Professor Sheila Rowan, director of the University of Glasgow’s Institute for Gravitational Research, said: “We’ve made a remarkable amount of progress since the historic first detection of gravitational waves in 2015, initiating the age of gravitational wave astronomy. This first detection of the collision of a neutron star and a black hole demonstrates that we have many new discoveries to look forward to, as well as new signals that will help deepen our understanding of the universe.
 
“Between now and summer next year, the LIGO detectors are set to be upgraded again, using what we’ve learned over previous observing runs to make them even more sensitive to the vibrations of spacetime. We’re looking forward to what we can learn from future detections."
 
For decades, astronomers have predicted and theorised that this type of system – a black hole and neutron star merger – could exist, but without any convincing observational evidence.
 
Now gravitational wave scientists have finally witnessed the existence of this system they can start to shed more light on the birth, life and death of stars, as well how they form.
 
Dr Berry added: “While the masses of GW200105 and GW200115's sources match our expectations for neutron star–black hole binaries, GW200115 has an interesting spin measurement. The spin of its black hole is most probably misaligned with the orbital angular moment. This type of misalignment is not typically expected, and could hint at something about how the system formed.
 
“Perhaps the binary formed dynamically in a dense environment like a globular cluster when a black hole and a neutron star strayed close together, rather than forming from two stars that lived their lives together? Or perhaps this is showing how supernova explosions can misalign black hole spins? Or perhaps this is a fluke measurement, and spins are typically aligned? Future observations of neutron star–black hole binaries will let us tease these possibilities apart.”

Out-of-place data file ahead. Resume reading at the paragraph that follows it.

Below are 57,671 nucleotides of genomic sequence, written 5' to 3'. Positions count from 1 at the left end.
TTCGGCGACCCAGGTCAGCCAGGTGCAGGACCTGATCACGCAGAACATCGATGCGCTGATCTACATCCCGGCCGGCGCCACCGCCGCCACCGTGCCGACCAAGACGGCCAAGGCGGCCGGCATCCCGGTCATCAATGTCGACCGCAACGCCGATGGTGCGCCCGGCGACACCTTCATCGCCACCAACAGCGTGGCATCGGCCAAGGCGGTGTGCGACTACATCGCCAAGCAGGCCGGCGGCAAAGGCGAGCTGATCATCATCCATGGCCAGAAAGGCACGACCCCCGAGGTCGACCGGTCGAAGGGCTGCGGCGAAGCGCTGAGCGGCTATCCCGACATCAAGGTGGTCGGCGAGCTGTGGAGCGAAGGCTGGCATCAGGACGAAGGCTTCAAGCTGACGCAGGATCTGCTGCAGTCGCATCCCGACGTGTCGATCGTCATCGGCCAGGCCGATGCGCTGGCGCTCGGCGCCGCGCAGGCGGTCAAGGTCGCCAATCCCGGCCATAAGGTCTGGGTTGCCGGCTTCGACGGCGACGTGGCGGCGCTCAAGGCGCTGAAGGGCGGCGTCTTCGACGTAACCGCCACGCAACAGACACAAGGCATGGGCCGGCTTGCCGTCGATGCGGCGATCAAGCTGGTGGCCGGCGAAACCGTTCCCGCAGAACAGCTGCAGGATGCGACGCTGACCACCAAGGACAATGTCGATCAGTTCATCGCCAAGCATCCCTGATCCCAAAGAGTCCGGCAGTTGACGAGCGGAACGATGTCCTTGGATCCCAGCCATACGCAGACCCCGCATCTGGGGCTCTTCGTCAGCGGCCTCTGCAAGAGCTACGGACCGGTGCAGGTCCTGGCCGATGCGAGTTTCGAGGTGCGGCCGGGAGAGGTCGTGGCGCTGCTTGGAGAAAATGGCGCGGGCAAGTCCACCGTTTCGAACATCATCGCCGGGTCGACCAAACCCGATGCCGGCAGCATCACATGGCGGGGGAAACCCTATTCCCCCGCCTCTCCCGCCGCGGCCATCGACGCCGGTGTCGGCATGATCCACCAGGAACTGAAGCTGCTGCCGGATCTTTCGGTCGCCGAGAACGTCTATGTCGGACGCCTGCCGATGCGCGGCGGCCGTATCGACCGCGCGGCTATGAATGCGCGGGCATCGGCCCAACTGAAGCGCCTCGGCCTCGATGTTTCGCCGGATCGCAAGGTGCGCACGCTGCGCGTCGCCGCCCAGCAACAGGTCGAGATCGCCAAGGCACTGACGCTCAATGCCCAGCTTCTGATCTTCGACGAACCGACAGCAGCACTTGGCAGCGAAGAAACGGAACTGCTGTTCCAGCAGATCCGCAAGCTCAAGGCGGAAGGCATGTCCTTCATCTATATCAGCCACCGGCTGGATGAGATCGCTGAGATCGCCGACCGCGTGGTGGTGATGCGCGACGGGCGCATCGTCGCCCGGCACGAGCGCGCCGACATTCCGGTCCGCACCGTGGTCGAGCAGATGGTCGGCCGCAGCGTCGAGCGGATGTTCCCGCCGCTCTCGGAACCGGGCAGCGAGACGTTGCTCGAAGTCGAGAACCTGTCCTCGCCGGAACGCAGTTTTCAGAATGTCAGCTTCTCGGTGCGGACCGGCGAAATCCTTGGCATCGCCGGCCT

The UK’s contribution to the collaborations is funded by the Science and Technology Facilities Council. The LIGO scientific collaboration comprises over 1,300 scientists from 18 countries, and includes researchers from 11 UK universities.
 
LIGO is funded by the National Science Foundation (NSF) and operated by Caltech and MIT, which conceived of LIGO and lead the project. Financial support for the Advanced LIGO project was led by the NSF with Germany (Max Planck Society), the U.K. (Science and Technology Facilities Council) and Australia (Australian Research Council-OzGrav) making significant commitments and contributions to the project. Approximately 1,400 scientists from around the world participate in the effort through the LIGO Scientific Collaboration, which includes the GEO Collaboration.

The Virgo Collaboration is currently composed of approximately 650 members from 119 institutions in 14 different countries including Belgium, France, Germany, Hungary, Italy, the Netherlands, Poland and Spain. The European Gravitational Observatory (EGO) hosts the Virgo detector near Pisa in Italy and is funded by Centre National de la Recherche Scientifique (CNRS) in France, the Istituto Nazionale di Fisica Nucleare (INFN) in Italy and Nikhef in the Netherlands.

Operating underground, KAGRA is a laser interferometer with three-kilometer arm-length in Kamioka, Gifu, Japan. The observatory is hosted by the Institute of Cosmic Ray Researches at the University of Tokyo, and the project is co-hosted by National Astronomical Observatory in Japan and the High Energy Accelerator Research Organization. After its construction in 2019, KAGRA  joined the international gravitational wave network of LIGO and Virgo. It started collecting data in the final stage of O3b, February 2020. KAGRA Scientific Congress is comprises more than 460 members from 115 institutes in 14 countries/regions.


First published: 29 June 2021